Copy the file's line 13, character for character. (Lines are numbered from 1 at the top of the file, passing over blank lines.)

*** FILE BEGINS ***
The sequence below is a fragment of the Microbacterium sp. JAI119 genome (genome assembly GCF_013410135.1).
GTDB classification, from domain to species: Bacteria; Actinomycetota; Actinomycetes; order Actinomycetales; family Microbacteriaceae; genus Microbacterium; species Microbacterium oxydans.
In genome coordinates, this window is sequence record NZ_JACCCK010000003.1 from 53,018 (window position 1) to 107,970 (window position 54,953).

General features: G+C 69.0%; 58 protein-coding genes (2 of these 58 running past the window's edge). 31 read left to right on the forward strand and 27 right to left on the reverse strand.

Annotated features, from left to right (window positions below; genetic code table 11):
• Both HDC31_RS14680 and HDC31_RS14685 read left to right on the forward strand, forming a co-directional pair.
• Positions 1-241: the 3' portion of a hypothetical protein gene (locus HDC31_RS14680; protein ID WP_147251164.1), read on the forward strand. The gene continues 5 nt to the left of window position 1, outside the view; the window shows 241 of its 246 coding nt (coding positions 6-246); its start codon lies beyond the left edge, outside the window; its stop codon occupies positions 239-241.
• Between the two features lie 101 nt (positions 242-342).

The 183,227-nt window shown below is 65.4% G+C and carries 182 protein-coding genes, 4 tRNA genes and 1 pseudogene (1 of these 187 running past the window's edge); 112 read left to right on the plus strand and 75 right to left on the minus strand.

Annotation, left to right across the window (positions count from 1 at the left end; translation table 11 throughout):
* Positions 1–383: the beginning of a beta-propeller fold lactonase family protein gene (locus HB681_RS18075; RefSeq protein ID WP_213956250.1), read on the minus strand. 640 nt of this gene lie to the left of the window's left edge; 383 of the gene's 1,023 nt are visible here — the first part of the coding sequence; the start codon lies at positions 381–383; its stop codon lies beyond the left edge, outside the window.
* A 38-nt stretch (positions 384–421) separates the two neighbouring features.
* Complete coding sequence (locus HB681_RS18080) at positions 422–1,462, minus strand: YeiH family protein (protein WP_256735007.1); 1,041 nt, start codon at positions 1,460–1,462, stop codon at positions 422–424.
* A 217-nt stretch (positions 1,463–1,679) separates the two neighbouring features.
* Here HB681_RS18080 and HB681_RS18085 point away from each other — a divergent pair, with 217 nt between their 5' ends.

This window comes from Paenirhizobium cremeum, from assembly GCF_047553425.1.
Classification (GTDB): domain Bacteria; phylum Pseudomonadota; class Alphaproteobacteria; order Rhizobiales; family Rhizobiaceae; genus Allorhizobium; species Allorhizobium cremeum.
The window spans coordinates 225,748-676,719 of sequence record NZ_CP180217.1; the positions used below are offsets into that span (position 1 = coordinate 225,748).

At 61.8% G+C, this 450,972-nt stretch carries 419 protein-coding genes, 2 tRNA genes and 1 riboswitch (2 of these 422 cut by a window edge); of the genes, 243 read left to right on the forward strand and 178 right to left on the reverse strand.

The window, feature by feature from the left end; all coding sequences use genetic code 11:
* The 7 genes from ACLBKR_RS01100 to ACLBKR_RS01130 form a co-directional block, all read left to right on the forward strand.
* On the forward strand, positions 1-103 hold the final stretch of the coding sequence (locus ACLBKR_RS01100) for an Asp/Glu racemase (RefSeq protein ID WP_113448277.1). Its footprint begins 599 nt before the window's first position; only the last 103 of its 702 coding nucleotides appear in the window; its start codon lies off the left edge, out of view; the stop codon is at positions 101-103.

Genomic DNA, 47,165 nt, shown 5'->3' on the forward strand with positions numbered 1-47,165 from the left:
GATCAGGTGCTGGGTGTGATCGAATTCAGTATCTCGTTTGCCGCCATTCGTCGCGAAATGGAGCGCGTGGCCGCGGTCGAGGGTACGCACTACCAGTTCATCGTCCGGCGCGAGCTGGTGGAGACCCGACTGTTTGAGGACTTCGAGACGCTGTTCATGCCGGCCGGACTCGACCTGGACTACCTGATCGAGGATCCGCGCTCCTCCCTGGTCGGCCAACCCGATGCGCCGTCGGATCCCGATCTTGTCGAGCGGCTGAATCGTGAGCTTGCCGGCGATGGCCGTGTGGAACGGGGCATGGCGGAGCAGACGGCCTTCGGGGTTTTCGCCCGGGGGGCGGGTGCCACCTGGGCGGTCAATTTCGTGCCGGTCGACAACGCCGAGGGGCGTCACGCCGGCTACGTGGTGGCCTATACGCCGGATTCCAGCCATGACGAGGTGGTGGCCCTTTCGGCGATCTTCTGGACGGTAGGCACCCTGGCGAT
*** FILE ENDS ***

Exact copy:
* Complete coding sequence (locus HB681_RS18080) at positions 422–1,462, minus strand: YeiH family protein (protein WP_256735007.1); 1,041 nt, start codon at positions 1,460–1,462, stop codon at positions 422–424.